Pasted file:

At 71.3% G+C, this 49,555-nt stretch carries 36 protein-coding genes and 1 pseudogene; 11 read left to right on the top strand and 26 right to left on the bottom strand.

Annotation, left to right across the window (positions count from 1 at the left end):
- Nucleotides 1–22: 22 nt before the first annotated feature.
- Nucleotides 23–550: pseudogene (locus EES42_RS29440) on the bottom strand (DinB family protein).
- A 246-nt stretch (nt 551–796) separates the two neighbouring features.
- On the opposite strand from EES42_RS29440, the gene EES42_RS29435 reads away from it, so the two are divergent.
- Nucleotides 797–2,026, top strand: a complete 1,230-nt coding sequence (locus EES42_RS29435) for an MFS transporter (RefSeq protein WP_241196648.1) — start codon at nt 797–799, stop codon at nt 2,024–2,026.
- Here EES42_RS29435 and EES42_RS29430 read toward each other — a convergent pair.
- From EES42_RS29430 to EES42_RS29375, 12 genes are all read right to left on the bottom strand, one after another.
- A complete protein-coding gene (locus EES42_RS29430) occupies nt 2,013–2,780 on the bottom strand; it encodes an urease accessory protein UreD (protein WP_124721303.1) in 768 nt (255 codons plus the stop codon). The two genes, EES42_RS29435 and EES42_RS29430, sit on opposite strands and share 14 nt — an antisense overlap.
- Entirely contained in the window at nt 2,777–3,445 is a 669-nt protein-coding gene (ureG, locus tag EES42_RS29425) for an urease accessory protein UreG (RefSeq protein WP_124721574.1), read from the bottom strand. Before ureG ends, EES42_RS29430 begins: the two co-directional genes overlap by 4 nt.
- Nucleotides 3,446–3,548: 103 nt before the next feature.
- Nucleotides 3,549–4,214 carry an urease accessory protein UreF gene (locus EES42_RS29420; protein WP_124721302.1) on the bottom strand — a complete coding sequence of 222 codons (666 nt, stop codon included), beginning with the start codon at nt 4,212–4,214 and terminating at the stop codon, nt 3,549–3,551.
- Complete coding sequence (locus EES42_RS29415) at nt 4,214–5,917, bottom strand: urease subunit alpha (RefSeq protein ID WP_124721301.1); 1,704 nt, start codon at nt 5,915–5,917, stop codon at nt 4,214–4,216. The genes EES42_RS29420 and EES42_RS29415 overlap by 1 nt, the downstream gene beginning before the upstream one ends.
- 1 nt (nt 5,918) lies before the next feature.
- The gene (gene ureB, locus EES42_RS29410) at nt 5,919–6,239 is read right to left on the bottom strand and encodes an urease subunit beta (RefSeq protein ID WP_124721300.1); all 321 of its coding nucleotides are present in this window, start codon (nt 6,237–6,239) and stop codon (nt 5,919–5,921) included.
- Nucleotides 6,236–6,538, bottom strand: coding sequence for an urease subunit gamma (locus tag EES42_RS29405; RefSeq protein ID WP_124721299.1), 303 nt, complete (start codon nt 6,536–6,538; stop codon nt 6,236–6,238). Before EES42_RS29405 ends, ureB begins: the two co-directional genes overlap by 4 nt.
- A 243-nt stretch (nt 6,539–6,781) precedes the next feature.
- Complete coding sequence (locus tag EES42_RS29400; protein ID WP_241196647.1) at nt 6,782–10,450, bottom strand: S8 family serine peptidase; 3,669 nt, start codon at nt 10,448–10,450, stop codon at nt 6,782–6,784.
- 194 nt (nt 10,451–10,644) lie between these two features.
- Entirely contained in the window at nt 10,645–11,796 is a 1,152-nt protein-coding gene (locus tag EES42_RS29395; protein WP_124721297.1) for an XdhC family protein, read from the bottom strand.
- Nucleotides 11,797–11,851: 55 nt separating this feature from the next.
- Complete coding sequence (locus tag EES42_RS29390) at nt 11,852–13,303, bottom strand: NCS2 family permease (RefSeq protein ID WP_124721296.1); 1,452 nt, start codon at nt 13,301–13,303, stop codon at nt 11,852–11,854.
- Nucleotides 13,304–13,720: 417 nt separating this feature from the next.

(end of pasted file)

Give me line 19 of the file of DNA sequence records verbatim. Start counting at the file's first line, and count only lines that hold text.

- Complete coding sequence (locus tag EES42_RS29400; protein ID WP_241196647.1) at nt 6,782–10,450, bottom strand: S8 family serine peptidase; 3,669 nt, start codon at nt 10,448–10,450, stop codon at nt 6,782–6,784.